The Department of Physics at the University of Newcastle upon Tyne originated as the Department of Physics of Armstrong College, University of Durham, in 1871. Since this time it has variously been known as:
The College of Physical Science of the University of Durham was founded at Newcastle upon Tyne in 1871 due to the recognition by local manufacturers and industrialists that England was behind other continental nations in early training in science. There had been attempts to create a School of Physical Science in Durham itself, but the existence in Newcastle of the Coal Trade Buildings, the Literary and Philosophical Society and the Natural History Society of Northumberland and Durham eventually resulted in the formation of a University College in Newcastle upon Tyne.
A public subscription of £20,000 was raised, and supplemented by an annual grant from the University of Durham. The subjects selected to begin the teaching work of the college were
and advertisements were made for eminent workers in these fields to be appointed as Professors. The appointment to the Chair of Physics was Alexander Stewart Herschel and his stipend was paid from the annual grant by the University of Durham.
The premises in which teaching could be carried out could not be built fresh, because of insufficient money, and the numbers of students initially expected were not great. Laboratory work also required far less space and equipment than is now the case. As a result of these considerations, the new professors were moved into available buildings.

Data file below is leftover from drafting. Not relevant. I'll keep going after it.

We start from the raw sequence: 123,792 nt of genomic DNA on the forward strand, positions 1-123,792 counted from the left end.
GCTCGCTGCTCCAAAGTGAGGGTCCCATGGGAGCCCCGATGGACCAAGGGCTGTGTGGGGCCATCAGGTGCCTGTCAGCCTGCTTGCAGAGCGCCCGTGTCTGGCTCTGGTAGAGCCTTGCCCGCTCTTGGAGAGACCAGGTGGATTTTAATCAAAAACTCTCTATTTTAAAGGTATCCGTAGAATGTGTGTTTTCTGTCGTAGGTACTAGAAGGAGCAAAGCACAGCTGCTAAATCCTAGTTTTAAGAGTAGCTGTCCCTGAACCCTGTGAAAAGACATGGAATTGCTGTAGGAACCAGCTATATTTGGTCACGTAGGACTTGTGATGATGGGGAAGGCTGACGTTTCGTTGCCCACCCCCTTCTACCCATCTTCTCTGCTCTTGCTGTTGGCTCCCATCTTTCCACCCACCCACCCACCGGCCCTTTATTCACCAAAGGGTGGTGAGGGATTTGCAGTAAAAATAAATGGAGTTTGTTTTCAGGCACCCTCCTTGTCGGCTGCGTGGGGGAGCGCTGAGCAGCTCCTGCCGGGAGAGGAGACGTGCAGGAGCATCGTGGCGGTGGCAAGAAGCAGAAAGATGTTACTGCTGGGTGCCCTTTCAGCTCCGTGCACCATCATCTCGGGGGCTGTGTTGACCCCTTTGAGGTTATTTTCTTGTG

The new Professor of Physics was given three cellars beneath the Wood Memorial Hall (which adjoined the College of Medicine and the Coal Trade chambers). The cellars were a dark store-room, a physical laboratory ("little better than a passage") and a fairly large lecture-room common to both physics and chemistry. These buildings stand adjacent to the buildings of the Literary and Philosophical Society, by the main railway terminus in Newcastle.
Herschel's initial impression of the new college was that "He was provided with probably the worst physical Laboratory that any Professor of physics has ever been asked to work in." However, circumstances gradually improved; as time went by a triangular area between the Wood Hall basement and the College of Medicine was covered in with a glazed roof and used for practical work in physics. Later still, a large upstairs room was converted into a physical laboratory. Finally, in 1888, the College of Science moved into new buildings at Barras Bridge, the current site of the University of Newcastle.